Birding Babylon: A Soldier's Journal from Iraq (Sierra Club Books), is the tale of a Connecticut Army National Guardman's obsession with nature, even in the grim face of a desert ravaged by war and death. The book is an outcropping of Sergeant First Class Jonathan Trouern-Trend's war-time blog, Birdng Babylon, a look beyond the barbed wire in search of the life that was all around him during his yearlong tour of duty in Iraq. What's particularly lovely about this book is Trouern-Trend's intentional near-omission of doom and gloom (though from his hints we know that he's in the thick of it all). Stationed on a base that saw daily rocket and mortar attacks, he preferred to focus on the life that sprung eternal all around him. Whether or not the birds were too concerned about the conflict is hard to tell, but they remained abundant through his binoculars, which he'd don non-stop around base and "beyond the wire," as he slogged through mud puddles, cruised the parameters, and traveled to all corners of the country (all the while enticing other soldiers to wonder about his strange "missions.")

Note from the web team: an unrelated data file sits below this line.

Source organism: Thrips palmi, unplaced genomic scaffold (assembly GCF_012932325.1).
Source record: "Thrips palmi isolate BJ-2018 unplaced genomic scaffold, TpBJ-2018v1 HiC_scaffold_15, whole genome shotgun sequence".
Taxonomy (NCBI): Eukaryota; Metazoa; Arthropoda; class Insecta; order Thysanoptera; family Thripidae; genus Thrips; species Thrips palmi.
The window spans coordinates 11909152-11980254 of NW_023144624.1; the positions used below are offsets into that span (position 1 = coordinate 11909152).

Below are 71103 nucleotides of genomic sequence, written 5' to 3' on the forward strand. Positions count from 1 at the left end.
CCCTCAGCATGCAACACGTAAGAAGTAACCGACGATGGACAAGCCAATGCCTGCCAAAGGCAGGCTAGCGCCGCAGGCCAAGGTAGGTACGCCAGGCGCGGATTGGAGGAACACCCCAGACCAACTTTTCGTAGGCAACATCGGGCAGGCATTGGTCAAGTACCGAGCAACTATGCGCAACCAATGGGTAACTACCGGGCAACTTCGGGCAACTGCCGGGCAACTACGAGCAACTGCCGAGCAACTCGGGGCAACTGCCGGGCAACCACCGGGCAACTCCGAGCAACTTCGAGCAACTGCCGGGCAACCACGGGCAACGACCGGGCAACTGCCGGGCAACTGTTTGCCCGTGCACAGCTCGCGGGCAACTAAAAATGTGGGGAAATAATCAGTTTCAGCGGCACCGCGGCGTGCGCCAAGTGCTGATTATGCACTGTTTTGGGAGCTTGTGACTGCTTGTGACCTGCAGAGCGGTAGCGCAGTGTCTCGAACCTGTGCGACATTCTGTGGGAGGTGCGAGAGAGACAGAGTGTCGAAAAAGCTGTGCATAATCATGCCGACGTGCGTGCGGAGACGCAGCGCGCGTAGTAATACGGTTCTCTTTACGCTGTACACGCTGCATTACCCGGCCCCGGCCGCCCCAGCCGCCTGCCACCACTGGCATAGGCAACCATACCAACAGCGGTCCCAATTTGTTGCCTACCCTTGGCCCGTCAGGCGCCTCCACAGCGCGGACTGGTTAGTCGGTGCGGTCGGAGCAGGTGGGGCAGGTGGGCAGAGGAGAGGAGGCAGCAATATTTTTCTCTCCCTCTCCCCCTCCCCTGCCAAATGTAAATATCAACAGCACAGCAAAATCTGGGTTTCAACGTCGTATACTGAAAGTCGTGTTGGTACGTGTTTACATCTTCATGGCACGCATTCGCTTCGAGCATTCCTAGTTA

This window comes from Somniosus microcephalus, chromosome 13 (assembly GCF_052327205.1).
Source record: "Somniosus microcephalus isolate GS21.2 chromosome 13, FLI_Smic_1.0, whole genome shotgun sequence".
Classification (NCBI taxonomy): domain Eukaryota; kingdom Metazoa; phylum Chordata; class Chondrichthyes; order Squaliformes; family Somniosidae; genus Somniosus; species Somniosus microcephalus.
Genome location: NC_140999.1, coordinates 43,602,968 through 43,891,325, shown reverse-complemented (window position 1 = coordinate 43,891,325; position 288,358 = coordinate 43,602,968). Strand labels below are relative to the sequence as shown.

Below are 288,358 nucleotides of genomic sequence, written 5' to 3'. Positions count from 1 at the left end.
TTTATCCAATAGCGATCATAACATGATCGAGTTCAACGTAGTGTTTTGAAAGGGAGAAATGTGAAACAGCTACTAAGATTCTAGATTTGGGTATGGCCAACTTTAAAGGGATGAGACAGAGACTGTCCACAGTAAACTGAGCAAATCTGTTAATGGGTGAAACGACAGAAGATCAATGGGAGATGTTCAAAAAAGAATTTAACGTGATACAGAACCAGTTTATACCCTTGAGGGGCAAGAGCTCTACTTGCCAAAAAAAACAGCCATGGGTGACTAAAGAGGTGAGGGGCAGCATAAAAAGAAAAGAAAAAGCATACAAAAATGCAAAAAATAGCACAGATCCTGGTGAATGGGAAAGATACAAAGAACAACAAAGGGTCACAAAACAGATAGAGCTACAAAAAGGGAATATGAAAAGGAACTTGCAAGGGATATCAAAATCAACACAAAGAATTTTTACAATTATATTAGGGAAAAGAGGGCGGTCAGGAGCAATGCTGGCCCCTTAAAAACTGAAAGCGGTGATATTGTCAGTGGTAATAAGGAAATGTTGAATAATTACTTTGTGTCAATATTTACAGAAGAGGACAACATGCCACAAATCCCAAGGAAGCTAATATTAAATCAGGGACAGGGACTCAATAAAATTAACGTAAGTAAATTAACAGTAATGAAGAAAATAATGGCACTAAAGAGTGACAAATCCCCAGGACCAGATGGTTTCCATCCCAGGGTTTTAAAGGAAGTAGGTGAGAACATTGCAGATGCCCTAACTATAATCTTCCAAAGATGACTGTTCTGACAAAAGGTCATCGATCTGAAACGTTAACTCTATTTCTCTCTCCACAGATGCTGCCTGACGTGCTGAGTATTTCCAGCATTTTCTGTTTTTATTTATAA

"In Iraq there are ten thousand ways to see the world," he writes. "I consider myself lucky to have seen it through the eyes of a naturalist." By trading in violence and chaos for natural beauty, Trouern-Trend focuses on what he describes as the "resiliency of life in the face of crisis." If it's possible for a soldier's wartime blog to be sweet, this one certainly is.
Though he did see 122 "lifers" (that's bird-speak for species he'd never seen before) during his tour, it's the birds "that could just as easily have been seen in Connecticut" that are especially touching—reminding us that that the politics and uniforms and guns that humans have used to divide up the world are virtually meaningless when it comes to the borderlessness of the natural world.
Though his tour of duty ended in February 2005, Trouern-Trend still blogs intermittently at Birding Babylon. His latest update? Good news: An announcement of what's probably the first wildlife refuge in Iraq, the Assafia Wildlife Sanctuary in the Al-Hawizah Marsh. Located between Basrah and Amara near the Iranian border, the spot is essentially the lone area of the Mesopotamian marshes that survived draining during the 1980s and 1990s. ::Birding Babylon ::Sierra Club Books